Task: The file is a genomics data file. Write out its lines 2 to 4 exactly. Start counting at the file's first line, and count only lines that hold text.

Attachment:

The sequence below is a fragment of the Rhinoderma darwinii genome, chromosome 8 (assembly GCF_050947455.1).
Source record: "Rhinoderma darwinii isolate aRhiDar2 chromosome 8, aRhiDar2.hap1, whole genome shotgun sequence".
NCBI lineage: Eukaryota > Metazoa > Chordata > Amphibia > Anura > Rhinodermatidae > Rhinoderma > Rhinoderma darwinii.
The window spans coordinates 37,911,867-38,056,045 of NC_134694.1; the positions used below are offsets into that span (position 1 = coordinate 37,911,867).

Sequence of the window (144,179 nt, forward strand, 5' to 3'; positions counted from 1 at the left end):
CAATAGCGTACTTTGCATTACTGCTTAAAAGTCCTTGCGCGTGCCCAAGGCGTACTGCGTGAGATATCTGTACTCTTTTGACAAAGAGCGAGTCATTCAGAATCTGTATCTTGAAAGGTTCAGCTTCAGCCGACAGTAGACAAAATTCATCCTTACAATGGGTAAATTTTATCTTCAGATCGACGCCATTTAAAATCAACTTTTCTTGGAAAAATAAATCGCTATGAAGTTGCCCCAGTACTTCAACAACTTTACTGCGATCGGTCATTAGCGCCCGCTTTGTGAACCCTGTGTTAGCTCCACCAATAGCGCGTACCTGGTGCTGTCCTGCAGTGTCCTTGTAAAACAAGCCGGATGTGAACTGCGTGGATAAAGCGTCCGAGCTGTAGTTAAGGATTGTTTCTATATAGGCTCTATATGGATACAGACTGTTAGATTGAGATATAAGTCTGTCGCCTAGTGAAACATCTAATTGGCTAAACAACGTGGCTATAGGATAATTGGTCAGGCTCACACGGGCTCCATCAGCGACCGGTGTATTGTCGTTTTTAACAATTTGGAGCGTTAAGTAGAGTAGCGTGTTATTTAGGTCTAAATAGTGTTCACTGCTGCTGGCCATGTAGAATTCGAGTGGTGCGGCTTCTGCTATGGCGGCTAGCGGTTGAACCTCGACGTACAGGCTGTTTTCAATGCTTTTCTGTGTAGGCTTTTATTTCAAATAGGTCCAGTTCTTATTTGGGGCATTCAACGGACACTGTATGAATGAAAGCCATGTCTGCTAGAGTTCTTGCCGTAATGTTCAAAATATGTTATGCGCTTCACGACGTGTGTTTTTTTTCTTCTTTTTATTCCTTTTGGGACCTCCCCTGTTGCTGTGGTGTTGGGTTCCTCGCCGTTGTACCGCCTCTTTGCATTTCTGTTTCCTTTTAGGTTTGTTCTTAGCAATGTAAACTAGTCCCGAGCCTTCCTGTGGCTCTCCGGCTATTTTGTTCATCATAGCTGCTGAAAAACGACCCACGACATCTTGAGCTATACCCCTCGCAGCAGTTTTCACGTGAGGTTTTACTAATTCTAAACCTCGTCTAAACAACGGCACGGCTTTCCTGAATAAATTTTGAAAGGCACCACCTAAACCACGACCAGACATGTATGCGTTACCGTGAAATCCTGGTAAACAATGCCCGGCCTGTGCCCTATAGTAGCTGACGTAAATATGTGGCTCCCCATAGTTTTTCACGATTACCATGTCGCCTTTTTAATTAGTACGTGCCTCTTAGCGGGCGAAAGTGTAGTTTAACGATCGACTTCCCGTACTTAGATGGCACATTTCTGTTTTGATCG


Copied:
Source record: "Rhinoderma darwinii isolate aRhiDar2 chromosome 8, aRhiDar2.hap1, whole genome shotgun sequence".
NCBI lineage: Eukaryota > Metazoa > Chordata > Amphibia > Anura > Rhinodermatidae > Rhinoderma > Rhinoderma darwinii.
The window spans coordinates 37,911,867-38,056,045 of NC_134694.1; the positions used below are offsets into that span (position 1 = coordinate 37,911,867).